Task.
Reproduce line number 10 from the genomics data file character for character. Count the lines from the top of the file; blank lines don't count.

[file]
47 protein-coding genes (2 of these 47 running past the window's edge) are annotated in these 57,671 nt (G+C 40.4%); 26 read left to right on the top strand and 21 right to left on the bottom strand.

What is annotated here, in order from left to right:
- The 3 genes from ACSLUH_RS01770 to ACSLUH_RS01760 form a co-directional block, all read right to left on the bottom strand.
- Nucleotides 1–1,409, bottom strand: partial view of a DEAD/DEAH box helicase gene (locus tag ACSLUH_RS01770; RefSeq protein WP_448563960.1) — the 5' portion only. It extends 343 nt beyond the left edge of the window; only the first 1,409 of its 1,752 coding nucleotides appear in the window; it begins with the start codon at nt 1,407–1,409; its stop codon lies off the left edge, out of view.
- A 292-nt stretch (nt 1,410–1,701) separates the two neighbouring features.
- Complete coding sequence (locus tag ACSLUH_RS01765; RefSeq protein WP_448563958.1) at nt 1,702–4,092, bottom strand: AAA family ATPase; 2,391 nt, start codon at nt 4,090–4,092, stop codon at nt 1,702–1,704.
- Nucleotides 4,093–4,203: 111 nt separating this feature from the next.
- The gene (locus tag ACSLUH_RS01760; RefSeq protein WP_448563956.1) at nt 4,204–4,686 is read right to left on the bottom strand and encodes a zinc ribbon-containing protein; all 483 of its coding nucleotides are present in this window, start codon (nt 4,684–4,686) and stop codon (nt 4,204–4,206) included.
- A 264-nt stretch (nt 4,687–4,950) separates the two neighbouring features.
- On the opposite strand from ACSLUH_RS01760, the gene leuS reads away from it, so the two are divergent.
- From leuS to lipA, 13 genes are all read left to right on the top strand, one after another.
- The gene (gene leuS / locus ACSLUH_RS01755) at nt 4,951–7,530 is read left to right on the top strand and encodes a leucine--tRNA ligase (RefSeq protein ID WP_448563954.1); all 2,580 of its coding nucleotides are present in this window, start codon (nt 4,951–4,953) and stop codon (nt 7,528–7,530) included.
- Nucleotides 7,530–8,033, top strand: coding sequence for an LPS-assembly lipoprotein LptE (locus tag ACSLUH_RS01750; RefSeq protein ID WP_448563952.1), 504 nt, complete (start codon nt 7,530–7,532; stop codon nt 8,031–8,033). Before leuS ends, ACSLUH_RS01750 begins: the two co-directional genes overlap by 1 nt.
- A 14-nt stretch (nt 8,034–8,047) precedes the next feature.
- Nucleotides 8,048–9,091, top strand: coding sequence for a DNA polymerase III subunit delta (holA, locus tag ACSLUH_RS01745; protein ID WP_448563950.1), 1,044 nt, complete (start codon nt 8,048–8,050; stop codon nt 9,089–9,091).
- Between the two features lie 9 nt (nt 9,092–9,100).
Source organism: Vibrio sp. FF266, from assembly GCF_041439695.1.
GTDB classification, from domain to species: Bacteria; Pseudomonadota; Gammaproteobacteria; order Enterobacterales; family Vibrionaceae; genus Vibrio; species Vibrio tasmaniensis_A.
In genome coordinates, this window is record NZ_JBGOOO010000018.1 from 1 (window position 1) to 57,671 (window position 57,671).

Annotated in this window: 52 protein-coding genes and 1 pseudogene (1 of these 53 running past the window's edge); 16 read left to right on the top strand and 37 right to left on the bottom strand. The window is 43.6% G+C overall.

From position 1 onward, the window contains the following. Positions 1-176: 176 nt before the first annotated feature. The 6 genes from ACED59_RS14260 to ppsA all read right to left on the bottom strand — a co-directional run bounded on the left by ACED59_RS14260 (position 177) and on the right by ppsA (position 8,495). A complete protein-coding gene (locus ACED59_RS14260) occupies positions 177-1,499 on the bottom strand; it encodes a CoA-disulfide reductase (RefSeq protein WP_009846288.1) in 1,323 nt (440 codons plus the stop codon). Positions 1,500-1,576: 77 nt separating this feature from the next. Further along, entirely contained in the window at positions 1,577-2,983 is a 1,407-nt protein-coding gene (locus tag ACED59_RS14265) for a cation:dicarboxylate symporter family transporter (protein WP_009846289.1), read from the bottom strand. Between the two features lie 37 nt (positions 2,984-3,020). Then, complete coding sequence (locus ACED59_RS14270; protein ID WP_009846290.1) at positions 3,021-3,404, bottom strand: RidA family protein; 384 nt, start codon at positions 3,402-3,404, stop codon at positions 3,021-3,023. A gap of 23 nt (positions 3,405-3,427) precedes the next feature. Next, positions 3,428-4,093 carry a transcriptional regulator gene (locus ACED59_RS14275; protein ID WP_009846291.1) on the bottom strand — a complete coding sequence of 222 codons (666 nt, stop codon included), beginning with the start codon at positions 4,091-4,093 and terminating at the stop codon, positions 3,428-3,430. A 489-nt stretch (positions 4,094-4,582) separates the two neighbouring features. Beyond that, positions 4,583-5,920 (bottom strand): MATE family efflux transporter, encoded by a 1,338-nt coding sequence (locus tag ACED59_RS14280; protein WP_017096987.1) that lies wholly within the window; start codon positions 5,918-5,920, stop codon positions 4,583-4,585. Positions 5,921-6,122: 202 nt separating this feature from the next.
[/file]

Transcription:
- On the opposite strand from ACSLUH_RS01760, the gene leuS reads away from it, so the two are divergent.